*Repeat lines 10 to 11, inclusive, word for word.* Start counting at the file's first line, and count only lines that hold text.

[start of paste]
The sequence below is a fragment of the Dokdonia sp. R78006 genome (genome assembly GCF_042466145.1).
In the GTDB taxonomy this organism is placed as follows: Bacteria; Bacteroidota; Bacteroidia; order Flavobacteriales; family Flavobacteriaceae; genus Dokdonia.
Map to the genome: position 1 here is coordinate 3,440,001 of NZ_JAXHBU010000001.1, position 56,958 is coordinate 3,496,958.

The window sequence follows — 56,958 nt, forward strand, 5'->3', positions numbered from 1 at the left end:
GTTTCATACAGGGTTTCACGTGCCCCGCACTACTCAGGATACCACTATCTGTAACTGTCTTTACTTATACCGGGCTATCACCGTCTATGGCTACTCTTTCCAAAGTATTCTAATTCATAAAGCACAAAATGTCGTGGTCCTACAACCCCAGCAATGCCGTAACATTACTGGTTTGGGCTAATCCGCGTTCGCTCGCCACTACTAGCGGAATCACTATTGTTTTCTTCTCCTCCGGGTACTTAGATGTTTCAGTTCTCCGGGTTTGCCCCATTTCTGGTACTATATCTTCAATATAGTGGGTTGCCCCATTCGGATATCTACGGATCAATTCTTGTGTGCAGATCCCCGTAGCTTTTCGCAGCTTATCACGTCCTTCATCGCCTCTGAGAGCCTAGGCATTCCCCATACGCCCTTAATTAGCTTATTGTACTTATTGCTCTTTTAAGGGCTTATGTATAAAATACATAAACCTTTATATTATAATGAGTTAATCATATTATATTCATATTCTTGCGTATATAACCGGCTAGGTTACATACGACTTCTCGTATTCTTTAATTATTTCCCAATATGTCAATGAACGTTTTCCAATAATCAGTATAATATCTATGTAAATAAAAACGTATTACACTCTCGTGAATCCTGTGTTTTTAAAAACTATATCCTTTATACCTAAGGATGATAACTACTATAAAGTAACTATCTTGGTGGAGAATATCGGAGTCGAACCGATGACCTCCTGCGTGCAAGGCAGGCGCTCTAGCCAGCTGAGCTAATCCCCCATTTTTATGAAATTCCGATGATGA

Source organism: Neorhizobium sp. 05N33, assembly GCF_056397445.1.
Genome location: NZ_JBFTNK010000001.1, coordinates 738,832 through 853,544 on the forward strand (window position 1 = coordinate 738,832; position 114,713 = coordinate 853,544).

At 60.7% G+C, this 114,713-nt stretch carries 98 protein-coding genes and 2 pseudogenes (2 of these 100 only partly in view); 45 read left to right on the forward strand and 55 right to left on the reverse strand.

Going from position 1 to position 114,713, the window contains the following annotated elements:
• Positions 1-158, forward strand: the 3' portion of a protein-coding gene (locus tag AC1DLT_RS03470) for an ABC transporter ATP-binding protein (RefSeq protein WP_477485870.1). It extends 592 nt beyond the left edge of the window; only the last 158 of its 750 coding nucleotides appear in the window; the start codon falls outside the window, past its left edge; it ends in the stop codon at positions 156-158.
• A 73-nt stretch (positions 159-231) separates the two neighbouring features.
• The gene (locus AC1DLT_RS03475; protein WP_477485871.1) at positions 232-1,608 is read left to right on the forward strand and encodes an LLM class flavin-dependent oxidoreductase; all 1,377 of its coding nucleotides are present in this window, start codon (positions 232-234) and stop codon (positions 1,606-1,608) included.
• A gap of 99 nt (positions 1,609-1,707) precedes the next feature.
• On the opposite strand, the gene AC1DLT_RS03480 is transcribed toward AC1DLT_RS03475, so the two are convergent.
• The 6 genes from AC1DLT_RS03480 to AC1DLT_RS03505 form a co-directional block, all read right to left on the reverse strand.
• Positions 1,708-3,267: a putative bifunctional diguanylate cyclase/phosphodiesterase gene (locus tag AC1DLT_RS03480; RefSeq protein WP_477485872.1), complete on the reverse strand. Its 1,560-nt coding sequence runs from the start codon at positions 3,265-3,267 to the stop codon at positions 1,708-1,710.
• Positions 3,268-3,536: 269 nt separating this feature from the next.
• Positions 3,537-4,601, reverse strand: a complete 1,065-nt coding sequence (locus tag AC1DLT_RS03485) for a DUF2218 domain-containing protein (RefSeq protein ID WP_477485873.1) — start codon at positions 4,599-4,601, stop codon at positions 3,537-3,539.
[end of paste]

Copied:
• Positions 1-158, forward strand: the 3' portion of a protein-coding gene (locus tag AC1DLT_RS03470) for an ABC transporter ATP-binding protein (RefSeq protein WP_477485870.1). It extends 592 nt beyond the left edge of the window; only the last 158 of its 750 coding nucleotides appear in the window; the start codon falls outside the window, past its left edge; it ends in the stop codon at positions 156-158.
• A 73-nt stretch (positions 159-231) separates the two neighbouring features.